• Ayatollah Kermani defends Guardian Council vetting. Ayatollah Mohammad Ali Movahedi Kermani expressed his confidence in the Guardian Council’s “approach” to the vetting process, stating, “The Guardian Council is just… If someone is problematic, they will not confirm [his qualifications].” The Interim Tehran Friday Prayer Leader and Director-General of the Combatant Clergy Association also stated that the Principlists will be submitting a “single list” of candidates for the Assembly of Experts elections and added that a decision has not yet been made over whether Expediency Discernment Council Chairman Ayatollah Ali Akbar Rafsanjani will be on the list.
    • Kermani discussed the candidacy of Hojjat ol Eslam Hassan Khomeini, who may have been disqualified as a candidate for the Assembly of Experts elections after missing a reportedly required qualifications exam in early January. Kermani stated that Khomeini “was told to take the exam, and he did not. Therefore he cannot participate [in the elections].” (Fars News Agency)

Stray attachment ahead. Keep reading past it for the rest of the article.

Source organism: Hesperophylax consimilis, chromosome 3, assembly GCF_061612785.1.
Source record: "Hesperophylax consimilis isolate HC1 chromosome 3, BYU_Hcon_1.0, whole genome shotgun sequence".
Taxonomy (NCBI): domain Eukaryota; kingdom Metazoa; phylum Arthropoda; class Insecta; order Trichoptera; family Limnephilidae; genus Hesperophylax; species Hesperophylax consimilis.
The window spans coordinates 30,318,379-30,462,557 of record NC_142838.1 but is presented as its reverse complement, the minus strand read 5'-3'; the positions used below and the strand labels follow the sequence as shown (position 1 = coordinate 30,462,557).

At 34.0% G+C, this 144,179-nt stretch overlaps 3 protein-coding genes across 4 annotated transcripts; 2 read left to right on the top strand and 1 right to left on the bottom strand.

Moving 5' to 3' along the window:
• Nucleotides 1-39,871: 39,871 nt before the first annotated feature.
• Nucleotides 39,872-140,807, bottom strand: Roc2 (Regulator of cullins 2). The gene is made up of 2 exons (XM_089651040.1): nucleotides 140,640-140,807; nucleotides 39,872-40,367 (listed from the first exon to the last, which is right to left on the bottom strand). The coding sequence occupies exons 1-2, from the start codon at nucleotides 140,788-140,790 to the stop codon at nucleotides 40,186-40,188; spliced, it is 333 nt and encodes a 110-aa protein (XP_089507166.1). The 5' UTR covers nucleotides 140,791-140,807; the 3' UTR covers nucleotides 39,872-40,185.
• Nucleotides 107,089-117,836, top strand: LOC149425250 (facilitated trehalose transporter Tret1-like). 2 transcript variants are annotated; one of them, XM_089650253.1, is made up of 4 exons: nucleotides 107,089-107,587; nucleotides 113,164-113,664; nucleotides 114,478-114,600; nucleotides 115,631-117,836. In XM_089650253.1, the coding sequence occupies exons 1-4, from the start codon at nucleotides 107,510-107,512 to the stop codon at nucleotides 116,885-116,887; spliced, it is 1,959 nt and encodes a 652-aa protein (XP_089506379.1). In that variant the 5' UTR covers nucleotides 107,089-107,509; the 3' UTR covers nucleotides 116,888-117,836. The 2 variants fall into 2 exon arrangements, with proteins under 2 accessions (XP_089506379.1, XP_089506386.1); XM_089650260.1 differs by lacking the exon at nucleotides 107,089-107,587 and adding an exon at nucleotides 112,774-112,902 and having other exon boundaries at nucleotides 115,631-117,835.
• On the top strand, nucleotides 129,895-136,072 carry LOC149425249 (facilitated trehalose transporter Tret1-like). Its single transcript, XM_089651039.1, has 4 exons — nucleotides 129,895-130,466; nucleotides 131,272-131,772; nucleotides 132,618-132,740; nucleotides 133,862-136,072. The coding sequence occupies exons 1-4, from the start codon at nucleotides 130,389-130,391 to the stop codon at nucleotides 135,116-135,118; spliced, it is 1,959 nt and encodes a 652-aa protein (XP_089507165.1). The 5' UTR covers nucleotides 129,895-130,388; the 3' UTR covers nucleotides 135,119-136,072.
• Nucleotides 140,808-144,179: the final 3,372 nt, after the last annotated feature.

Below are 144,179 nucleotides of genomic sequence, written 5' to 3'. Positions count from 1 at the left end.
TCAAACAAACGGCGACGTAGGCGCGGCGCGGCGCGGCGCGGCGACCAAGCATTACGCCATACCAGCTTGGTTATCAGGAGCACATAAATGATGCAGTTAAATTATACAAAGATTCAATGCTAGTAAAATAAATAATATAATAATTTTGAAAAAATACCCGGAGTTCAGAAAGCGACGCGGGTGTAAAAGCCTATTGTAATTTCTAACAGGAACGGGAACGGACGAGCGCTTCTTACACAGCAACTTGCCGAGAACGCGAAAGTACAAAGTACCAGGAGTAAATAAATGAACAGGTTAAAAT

Regional Developments and Diplomacy

  • Four al Houthi members buried in Mazandaran province. Iranian news outlets reported that four al Houthi members died in a Tehran hospital after traveling there to receive medical attention. The four were reportedly injured in the “first days of the Saudi invasion in Yemen.” (Pictures)(Mehr News Agency) (Barakish)


  • Foreign Ministry denies Robert Levinson remains in Iran. The Foreign Ministry denied a CNN report claiming that FBI investigators think that retired FBI and DEA agent Robert Levinson remains in Iran after being taken hostage in March 2007. The Foreign Ministry’s comments come amidst conflicting reports from U.S. officials on the whereabouts of Levinson. White House and State Department officials have stated that they do not believe Levinson remains in Iran, a sentiment White House Press Secretary Josh Earnest reiterated during his January 19 press briefing. (Fars News Agency) (E)